Simplify legacy migration to the cloud with OpenLegacy

OpenLegacy makes it easy to bridge the gap between legacy systems and innovative public and provide cloud technology. Using it, you can quickly and easily generate cloud-native digital assets from your legacy systems and manage them within the robust cloud environment.

To learn more about how OpenLegacy can migrate your legacy system to the cloud, check out the rest of our website or visit the marketplaces of our partners including AWS, Microsoft Azure, Google Cloud, Red Hat and VMware.



FAQs about migrating legacy applications to the cloud

What are examples of legacy applications?

A legacy application is any outdated (or soon-to-be outdated) digital asset, methodology, application, or system that’s still in use. 

As a general rule, legacy applications were designed to be used on premises (not born in the cloud). 

Can any application be deployed in the cloud?

Almost any application can be deployed in the cloud, but legacy applications will need to be reconfigured to work on cloud servers.

Legacy applications that weren’t designed for cloud deployment need to be given the flexibility and agility to operate on fast-changing cloud servers. For this to happen, a platform like OpenLegacy needs to be brought in to extract meaningful data, configure the necessary connectors to the existing on-prem systems and migrate the application or facilitate a hybrid architecture to enable the existing legacy assets can become cloud native for use within the cloud.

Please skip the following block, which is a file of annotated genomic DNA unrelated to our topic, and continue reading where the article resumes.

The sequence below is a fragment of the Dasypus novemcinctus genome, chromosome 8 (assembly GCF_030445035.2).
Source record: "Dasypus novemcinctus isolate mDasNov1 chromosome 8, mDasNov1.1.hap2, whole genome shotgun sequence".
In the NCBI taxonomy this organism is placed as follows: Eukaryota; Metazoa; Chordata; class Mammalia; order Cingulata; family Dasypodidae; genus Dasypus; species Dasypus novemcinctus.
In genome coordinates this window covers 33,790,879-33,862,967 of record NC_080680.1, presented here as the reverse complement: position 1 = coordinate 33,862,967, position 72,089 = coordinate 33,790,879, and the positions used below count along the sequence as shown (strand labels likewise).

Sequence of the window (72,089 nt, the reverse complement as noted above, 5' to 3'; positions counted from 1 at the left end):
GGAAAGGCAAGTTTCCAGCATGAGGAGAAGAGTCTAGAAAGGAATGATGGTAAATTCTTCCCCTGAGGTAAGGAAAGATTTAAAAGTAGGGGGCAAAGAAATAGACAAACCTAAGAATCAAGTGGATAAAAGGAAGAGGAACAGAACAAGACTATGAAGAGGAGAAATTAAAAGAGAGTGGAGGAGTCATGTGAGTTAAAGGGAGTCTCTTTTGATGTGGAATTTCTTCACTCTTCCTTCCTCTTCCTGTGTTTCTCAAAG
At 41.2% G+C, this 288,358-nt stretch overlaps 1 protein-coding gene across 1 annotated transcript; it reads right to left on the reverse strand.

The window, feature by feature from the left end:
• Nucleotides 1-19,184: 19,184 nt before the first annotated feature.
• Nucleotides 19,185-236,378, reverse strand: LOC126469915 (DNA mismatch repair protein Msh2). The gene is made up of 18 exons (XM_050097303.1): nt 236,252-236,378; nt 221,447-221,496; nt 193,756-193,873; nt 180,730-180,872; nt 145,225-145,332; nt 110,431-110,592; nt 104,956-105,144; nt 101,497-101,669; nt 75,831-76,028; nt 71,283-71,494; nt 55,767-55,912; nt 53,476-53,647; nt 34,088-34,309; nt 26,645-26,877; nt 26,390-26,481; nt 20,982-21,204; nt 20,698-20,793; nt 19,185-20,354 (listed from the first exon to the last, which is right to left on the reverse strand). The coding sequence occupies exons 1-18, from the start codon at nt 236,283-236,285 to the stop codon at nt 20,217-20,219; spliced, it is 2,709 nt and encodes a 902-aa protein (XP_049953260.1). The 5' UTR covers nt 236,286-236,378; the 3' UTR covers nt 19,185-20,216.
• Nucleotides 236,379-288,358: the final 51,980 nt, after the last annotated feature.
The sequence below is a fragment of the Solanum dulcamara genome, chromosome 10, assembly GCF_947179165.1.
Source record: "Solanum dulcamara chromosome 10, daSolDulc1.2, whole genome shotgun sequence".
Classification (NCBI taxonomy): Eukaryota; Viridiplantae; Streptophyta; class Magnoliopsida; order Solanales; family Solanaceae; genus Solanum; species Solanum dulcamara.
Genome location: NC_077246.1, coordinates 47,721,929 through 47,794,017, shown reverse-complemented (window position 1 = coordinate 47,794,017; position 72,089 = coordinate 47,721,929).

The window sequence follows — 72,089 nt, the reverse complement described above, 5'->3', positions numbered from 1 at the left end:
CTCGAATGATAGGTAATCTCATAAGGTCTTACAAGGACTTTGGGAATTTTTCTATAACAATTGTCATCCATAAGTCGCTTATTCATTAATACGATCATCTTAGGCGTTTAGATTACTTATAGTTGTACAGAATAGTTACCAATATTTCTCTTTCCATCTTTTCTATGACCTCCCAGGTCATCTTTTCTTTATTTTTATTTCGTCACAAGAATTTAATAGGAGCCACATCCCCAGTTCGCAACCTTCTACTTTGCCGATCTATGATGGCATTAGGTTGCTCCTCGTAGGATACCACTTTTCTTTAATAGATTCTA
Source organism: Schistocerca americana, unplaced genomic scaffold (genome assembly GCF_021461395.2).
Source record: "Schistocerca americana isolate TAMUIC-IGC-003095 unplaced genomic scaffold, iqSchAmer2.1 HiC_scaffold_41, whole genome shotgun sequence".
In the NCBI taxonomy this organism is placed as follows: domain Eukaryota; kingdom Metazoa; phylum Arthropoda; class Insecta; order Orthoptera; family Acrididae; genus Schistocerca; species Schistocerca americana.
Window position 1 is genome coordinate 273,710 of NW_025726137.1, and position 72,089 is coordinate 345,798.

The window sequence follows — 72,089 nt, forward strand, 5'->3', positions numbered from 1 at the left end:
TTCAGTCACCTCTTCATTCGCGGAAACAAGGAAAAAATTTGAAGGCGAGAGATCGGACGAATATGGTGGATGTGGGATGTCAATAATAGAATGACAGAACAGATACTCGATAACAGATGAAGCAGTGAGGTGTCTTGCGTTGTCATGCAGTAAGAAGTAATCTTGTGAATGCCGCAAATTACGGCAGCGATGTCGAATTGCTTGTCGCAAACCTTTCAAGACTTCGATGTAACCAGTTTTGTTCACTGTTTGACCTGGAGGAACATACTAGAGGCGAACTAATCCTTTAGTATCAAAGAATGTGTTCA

Why do some businesses still use legacy applications?

Legacy systems can be hard to replace, especially if they’ve been in use for a long time and contain valuable data. 

For many businesses, the risk and effort associated with changing legacy systems are considered too high. As well as the risk of losing vital data, there’s also the hassle of training staff on a new system and downtime while new systems take effect.

In addition, legacy applications may be difficult and disruptive to the ongoing business. For these reasons, it’s often better to modernize in place and create cloud native digital services rather than replace them entirely.